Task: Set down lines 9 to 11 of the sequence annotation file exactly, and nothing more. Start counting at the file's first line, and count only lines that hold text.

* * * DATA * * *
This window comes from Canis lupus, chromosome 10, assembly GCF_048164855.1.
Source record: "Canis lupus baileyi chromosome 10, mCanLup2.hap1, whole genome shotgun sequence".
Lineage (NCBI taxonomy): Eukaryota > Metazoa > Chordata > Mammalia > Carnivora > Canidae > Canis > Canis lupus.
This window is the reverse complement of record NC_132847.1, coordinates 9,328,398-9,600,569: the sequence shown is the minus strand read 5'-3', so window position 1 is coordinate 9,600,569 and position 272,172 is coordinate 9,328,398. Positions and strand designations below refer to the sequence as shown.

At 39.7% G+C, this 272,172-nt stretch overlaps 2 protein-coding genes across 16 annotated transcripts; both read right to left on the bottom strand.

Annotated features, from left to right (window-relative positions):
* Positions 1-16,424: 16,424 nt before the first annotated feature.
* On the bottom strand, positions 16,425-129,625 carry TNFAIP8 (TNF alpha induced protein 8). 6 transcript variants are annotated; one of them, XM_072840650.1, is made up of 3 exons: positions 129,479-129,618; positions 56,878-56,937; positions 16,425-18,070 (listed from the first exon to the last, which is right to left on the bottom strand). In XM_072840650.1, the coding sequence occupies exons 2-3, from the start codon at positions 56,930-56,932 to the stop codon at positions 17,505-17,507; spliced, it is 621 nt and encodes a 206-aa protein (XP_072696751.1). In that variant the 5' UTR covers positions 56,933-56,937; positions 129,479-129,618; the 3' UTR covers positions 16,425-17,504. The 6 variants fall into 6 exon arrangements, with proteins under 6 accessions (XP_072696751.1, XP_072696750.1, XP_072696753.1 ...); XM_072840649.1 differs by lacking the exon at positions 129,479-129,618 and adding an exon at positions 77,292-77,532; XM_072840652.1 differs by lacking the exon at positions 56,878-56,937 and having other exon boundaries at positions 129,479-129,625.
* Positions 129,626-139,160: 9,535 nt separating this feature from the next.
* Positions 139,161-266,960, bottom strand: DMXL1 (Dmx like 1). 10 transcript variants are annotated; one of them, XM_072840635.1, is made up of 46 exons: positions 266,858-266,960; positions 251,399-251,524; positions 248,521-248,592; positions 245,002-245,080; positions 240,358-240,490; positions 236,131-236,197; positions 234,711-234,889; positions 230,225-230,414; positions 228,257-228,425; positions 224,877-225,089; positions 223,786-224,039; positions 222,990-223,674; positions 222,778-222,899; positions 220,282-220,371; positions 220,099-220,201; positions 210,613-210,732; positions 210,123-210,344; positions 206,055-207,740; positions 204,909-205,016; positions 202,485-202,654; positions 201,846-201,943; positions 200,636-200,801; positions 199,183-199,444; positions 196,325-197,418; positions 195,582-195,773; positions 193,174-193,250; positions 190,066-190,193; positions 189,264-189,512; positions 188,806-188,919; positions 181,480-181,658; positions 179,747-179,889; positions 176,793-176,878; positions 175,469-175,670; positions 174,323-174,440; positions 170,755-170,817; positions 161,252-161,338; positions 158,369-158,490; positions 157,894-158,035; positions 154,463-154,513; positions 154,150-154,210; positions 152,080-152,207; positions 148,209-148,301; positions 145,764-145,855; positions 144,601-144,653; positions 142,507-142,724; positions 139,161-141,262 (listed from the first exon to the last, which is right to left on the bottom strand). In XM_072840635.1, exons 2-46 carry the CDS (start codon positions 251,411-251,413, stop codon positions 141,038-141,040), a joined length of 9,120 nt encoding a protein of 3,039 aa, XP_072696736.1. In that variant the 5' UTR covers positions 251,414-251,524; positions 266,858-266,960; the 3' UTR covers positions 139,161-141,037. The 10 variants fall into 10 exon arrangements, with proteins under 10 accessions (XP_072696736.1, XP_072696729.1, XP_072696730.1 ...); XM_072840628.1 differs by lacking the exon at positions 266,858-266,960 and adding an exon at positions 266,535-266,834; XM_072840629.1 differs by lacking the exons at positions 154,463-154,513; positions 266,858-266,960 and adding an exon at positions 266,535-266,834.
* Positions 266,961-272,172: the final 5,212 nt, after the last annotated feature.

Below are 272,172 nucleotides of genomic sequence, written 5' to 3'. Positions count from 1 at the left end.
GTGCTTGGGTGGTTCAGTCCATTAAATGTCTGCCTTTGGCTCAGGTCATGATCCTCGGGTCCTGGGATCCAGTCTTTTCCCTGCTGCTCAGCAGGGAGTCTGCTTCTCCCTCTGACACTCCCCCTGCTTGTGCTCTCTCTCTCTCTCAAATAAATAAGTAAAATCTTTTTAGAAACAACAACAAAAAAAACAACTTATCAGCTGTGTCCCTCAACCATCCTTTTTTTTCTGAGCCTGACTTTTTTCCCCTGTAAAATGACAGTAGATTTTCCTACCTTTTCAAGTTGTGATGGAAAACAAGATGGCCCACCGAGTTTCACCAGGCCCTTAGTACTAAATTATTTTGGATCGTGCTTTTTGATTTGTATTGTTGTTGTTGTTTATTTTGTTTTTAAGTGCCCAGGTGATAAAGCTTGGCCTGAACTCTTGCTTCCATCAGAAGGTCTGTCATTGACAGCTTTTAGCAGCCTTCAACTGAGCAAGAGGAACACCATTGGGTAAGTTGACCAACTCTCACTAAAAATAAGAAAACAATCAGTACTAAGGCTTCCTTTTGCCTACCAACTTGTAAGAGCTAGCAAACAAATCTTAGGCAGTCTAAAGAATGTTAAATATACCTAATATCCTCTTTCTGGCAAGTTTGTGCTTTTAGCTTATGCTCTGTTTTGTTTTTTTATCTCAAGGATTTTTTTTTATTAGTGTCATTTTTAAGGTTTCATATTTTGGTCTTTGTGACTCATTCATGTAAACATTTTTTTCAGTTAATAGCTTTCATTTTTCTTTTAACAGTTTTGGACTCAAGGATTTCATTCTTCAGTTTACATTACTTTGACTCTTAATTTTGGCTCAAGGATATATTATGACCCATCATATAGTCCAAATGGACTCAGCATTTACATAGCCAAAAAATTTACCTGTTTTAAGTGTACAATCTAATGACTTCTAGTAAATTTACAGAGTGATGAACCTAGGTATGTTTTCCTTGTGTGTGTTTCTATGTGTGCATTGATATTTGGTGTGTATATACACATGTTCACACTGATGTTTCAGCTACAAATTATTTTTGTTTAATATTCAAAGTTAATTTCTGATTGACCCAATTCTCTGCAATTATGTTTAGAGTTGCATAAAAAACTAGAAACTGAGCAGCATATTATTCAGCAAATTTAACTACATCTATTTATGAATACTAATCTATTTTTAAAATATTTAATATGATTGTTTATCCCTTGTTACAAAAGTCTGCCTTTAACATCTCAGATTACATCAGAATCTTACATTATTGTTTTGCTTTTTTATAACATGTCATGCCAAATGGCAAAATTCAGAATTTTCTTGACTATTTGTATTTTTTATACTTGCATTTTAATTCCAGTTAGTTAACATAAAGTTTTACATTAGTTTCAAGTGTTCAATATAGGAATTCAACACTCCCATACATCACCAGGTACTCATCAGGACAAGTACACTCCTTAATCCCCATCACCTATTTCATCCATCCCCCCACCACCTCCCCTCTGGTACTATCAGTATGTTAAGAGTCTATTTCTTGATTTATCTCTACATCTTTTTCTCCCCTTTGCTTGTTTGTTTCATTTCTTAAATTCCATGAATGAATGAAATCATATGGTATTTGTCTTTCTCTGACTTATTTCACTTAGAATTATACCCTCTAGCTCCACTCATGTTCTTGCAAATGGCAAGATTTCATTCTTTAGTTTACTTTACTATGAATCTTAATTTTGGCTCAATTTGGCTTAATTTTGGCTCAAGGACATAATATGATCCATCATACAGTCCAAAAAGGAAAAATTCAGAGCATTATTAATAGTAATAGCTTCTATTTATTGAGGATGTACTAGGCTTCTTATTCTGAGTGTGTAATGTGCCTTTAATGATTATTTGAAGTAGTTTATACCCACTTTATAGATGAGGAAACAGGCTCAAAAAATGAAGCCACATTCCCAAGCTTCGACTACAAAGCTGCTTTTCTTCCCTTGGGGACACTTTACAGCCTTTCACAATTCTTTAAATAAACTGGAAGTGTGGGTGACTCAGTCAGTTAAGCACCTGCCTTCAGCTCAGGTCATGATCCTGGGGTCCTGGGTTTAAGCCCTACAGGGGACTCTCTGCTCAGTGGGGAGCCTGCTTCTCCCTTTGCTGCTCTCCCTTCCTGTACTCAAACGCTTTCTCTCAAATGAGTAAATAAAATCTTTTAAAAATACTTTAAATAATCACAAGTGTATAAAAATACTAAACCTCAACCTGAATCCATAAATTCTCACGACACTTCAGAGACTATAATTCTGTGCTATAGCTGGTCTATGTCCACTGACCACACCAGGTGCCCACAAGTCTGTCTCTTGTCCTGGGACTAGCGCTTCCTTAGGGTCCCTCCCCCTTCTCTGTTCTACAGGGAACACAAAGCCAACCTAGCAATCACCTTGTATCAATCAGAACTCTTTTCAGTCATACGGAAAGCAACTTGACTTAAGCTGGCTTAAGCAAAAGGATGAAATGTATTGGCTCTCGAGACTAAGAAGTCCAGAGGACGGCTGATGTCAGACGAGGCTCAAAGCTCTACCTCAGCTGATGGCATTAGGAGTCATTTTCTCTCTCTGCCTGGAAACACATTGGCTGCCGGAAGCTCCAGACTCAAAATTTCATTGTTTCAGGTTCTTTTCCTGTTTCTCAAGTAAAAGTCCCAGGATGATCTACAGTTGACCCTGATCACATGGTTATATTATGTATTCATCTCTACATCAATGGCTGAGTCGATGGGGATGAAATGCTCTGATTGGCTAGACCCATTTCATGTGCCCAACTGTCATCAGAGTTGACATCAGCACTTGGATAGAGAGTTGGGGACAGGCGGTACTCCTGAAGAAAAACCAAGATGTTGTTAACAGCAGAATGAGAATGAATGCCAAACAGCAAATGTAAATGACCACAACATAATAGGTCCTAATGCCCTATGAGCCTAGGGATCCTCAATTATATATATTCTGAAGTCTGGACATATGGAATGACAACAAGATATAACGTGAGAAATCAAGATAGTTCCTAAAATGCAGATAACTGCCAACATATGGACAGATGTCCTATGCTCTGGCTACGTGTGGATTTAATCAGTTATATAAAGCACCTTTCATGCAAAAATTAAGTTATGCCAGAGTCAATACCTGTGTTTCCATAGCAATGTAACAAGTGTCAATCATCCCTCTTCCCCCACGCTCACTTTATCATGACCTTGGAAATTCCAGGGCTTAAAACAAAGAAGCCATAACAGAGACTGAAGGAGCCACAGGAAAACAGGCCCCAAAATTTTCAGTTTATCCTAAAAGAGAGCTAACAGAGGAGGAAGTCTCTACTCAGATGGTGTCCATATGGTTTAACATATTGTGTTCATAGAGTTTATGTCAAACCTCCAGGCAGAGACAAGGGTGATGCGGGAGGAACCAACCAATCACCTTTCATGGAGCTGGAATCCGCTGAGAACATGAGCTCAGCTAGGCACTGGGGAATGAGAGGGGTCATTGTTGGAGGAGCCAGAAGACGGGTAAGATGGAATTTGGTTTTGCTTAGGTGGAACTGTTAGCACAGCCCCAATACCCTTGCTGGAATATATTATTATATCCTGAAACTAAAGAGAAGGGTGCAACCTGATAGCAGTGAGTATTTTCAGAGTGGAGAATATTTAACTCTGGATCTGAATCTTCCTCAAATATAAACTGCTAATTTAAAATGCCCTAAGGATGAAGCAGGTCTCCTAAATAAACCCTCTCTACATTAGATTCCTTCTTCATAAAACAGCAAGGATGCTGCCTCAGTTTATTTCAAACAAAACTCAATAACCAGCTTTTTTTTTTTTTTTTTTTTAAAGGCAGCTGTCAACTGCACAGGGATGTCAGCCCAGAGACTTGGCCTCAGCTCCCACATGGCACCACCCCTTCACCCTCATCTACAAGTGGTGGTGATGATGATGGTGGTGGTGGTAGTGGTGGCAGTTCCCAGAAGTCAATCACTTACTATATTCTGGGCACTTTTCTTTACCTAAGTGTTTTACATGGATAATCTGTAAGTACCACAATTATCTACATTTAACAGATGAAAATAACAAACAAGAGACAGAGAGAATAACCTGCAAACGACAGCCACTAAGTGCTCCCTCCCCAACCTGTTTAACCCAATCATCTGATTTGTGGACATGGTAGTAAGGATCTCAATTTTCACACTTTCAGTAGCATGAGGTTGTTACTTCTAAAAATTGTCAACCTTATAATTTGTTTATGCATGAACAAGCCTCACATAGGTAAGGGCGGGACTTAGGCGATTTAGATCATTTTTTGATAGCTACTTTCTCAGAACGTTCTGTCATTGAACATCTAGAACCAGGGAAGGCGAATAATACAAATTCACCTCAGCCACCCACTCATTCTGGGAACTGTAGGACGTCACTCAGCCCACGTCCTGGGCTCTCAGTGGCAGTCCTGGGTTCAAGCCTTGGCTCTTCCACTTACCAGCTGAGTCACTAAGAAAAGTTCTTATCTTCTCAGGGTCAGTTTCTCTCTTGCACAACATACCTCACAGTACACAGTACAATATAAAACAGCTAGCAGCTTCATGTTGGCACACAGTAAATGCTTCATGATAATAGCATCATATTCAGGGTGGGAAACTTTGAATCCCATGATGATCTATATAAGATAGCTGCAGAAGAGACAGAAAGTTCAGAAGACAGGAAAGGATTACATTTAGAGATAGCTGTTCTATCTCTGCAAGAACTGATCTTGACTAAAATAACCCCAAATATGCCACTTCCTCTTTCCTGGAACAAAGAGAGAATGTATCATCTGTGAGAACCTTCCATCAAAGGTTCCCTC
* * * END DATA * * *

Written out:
* Positions 129,626-139,160: 9,535 nt separating this feature from the next.
* Positions 139,161-266,960, bottom strand: DMXL1 (Dmx like 1). 10 transcript variants are annotated; one of them, XM_072840635.1, is made up of 46 exons: positions 266,858-266,960; positions 251,399-251,524; positions 248,521-248,592; positions 245,002-245,080; positions 240,358-240,490; positions 236,131-236,197; positions 234,711-234,889; positions 230,225-230,414; positions 228,257-228,425; positions 224,877-225,089; positions 223,786-224,039; positions 222,990-223,674; positions 222,778-222,899; positions 220,282-220,371; positions 220,099-220,201; positions 210,613-210,732; positions 210,123-210,344; positions 206,055-207,740; positions 204,909-205,016; positions 202,485-202,654; positions 201,846-201,943; positions 200,636-200,801; positions 199,183-199,444; positions 196,325-197,418; positions 195,582-195,773; positions 193,174-193,250; positions 190,066-190,193; positions 189,264-189,512; positions 188,806-188,919; positions 181,480-181,658; positions 179,747-179,889; positions 176,793-176,878; positions 175,469-175,670; positions 174,323-174,440; positions 170,755-170,817; positions 161,252-161,338; positions 158,369-158,490; positions 157,894-158,035; positions 154,463-154,513; positions 154,150-154,210; positions 152,080-152,207; positions 148,209-148,301; positions 145,764-145,855; positions 144,601-144,653; positions 142,507-142,724; positions 139,161-141,262 (listed from the first exon to the last, which is right to left on the bottom strand). In XM_072840635.1, exons 2-46 carry the CDS (start codon positions 251,411-251,413, stop codon positions 141,038-141,040), a joined length of 9,120 nt encoding a protein of 3,039 aa, XP_072696736.1. In that variant the 5' UTR covers positions 251,414-251,524; positions 266,858-266,960; the 3' UTR covers positions 139,161-141,037. The 10 variants fall into 10 exon arrangements, with proteins under 10 accessions (XP_072696736.1, XP_072696729.1, XP_072696730.1 ...); XM_072840628.1 differs by lacking the exon at positions 266,858-266,960 and adding an exon at positions 266,535-266,834; XM_072840629.1 differs by lacking the exons at positions 154,463-154,513; positions 266,858-266,960 and adding an exon at positions 266,535-266,834.
* Positions 266,961-272,172: the final 5,212 nt, after the last annotated feature.